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Bank of Canada – Rates increase to 0.5 per cent: Should I take a variable or fixed rate? | March 2, 2022 as heard on CityNews 95.7

Clinton chats with CityNews 95.7 host, Todd Veinotte about the Bank of Canada announcement. The bank has increased the key overnight rate to 0.5 per cent. Clinton and Todd discuss how this will change consumers’ loans, and if people should stay the course in their variable-rate, or convert to a fixed-rate.

Bank of Canada – Rates increase 0.5 per cent: Should I take a variable or fixed rate?

Don’t feel like watching the video? Check out the transcript below.

Transcript:

Bank of Canada increased rate to 0.5 per cent

Todd Veinotte: [00:00:00.21] Joining us now is our mortgage guru, Clinton Wilkins, and we’re going to talk about the fact that the Bank of Canada has hiked its key interest rate to 0.5 per cent. Clinton Wilkins, we saw this coming now. We thought it might have been last month, but it’s arrived right?

Clinton Wilkins: [00:00:15.69] It has arrived, Todd. You know, there are some obviously positive outcomes of the rates being increased that Canadians are going to feel and, you know, there’s going to be some negative impacts.

We’ve been talking about rate increases for years. We’ve not seen the Bank of Canada increase the key overnight rate for four years. So I think some people thought it was never going up. Obviously, we don’t live under a rock.

We’ve been saying it’s been going up and it’s been a lot of like, wait and see. But the economy really has been chugging along quite well in Canada. And as we know, inflation right now is quite high. So the overnight rate is certainly a lever that the Bank of Canada can pull with its effort to reduce the inflation.

I’m in a variable-rate loan, now what?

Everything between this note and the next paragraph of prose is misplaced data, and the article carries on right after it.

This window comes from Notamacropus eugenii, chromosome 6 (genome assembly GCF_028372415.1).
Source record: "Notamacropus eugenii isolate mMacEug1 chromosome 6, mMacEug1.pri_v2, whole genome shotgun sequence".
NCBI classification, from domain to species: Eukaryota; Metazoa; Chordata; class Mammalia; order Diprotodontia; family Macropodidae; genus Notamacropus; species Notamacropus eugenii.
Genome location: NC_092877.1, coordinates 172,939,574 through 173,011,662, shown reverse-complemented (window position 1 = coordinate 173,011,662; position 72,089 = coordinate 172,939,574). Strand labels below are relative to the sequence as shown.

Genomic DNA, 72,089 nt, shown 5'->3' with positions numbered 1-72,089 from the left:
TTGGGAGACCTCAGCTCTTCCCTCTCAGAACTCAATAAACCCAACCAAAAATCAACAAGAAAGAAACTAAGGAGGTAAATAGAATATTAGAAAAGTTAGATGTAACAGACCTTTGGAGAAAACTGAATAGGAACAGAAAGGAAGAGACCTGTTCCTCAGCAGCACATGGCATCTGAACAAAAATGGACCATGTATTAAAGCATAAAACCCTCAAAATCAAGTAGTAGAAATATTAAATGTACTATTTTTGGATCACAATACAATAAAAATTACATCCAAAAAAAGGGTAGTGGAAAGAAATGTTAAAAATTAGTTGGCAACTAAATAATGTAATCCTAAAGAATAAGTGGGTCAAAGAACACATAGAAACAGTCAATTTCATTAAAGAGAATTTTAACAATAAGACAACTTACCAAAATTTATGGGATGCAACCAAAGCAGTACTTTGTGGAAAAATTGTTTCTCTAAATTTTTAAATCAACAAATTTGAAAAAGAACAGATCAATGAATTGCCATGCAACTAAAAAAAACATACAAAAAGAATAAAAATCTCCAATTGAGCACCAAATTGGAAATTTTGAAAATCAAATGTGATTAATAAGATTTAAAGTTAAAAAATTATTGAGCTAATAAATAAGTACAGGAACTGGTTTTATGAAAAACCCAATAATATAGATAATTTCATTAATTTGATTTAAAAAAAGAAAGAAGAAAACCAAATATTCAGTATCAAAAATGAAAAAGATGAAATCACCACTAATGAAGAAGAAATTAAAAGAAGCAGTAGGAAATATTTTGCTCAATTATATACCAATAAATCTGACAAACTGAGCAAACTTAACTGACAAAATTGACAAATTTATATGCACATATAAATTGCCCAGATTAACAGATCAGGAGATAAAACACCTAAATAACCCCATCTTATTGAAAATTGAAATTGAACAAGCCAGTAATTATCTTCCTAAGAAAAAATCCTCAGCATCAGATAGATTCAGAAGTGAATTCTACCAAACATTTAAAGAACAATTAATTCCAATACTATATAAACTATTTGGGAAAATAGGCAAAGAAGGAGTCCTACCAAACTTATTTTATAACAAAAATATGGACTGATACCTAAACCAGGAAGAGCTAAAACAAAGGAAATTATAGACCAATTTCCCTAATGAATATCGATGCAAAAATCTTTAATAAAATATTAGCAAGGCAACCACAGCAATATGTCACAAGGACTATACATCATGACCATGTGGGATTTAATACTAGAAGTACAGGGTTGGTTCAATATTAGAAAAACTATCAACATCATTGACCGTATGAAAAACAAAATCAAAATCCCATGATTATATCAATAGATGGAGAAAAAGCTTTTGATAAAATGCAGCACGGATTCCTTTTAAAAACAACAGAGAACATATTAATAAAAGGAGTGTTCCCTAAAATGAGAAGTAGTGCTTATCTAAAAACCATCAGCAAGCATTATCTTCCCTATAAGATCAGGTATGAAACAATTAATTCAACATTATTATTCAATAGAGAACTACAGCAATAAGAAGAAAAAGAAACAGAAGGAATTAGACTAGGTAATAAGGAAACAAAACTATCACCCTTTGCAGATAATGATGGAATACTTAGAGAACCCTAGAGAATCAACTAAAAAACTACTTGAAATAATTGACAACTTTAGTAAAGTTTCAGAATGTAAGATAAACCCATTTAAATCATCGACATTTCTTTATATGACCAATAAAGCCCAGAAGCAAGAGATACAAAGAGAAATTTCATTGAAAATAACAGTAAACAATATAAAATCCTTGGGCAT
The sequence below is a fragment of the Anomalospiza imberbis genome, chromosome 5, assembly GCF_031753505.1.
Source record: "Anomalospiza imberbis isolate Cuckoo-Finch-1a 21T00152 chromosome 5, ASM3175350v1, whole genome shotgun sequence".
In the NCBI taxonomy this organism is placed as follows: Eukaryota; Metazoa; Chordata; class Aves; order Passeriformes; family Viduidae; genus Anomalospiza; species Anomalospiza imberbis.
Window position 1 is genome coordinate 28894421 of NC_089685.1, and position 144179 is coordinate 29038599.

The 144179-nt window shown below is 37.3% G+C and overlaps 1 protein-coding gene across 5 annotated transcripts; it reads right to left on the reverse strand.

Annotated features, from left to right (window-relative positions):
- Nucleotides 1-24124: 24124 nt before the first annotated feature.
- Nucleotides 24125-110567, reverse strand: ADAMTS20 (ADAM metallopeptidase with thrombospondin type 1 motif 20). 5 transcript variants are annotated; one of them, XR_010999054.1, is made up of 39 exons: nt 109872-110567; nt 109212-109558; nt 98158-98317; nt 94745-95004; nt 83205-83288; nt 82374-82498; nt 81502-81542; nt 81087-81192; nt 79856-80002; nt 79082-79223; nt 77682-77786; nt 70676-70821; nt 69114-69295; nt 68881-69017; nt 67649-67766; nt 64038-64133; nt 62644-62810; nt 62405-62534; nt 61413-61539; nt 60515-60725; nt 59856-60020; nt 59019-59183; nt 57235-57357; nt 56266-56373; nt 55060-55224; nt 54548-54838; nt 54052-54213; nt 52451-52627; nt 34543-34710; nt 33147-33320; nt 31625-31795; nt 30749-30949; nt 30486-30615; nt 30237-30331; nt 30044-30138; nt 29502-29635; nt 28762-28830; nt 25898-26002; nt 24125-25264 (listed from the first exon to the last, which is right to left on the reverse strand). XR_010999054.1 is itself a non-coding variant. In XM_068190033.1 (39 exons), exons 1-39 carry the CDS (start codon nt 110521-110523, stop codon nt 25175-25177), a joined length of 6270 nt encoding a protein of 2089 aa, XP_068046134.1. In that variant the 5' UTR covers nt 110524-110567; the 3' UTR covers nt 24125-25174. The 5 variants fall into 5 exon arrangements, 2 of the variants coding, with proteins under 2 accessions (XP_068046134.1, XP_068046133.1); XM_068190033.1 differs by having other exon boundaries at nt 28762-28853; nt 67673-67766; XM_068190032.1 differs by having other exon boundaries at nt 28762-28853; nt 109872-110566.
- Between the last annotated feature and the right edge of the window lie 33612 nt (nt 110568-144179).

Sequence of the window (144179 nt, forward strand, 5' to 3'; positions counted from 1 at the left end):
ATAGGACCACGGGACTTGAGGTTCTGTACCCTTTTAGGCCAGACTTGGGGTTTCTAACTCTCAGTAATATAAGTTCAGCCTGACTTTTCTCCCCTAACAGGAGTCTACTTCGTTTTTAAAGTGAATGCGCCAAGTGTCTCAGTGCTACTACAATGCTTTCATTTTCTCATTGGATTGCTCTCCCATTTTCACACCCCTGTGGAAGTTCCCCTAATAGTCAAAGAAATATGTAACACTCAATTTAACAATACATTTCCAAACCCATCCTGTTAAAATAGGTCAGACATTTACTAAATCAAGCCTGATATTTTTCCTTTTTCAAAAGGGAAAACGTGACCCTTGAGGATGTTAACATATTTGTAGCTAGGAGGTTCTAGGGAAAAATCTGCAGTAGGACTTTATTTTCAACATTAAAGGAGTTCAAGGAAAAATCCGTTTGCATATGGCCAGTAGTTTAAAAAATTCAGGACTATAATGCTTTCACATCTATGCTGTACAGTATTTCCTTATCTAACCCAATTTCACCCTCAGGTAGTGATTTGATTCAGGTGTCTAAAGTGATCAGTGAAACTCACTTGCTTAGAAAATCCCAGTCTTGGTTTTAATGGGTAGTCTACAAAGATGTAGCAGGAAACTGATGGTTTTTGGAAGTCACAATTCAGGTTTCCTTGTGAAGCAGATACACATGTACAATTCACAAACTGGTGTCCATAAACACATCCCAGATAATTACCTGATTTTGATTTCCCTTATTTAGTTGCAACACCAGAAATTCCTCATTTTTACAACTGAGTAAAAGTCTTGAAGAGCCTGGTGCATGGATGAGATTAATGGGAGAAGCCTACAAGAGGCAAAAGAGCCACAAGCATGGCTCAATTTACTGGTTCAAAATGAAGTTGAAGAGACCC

Todd Veinotte: [00:01:02.13] What does this mean for people with variable-rates and not just mortgages, but loans? A lot of people have variable loans. What’s this mean for them? Obviously more money. It’s going to cost them more money, right?

Clinton Wilkins: [00:01:12.63] It’s going to cost them more money. So what’s going to happen is if you’re in a variable-rate mortgage that has an adjustable payment, a majority of mortgages that are variable in Canada have an adjustable payment. That means that your payment is going to go up.

How much will my mortgage payments increase?

Before the show, Todd, I did a little bit of a calculation: In our office our average mortgage amount is approximately $300,000 and I played with a 25 year amortization and a 25 basis point increase in a consumer’s rate, and it increased their mortgage payment by $35 a month. So, you know, if you’re in a biweekly payment, you may see $17 a month change in your mortgage payment.

So I think that’s something to think about. We certainly send out an email to all of our clients, just letting them know that obviously the change happened and many lenders will send out a payment change notification to borrowers that, you know, their payment is changing.

On an average $300,000 mortgage, most payments will increase around $35 a month

Todd Veinotte: [00:02:07.59] So what’s this mean? To put it in real numbers, I guess, if you will, for somebody with a I don’t know, can you tell like what type of increase? And obviously, it depends on somebody’s mortgage, but what kind of average increase would people be looking at here with this?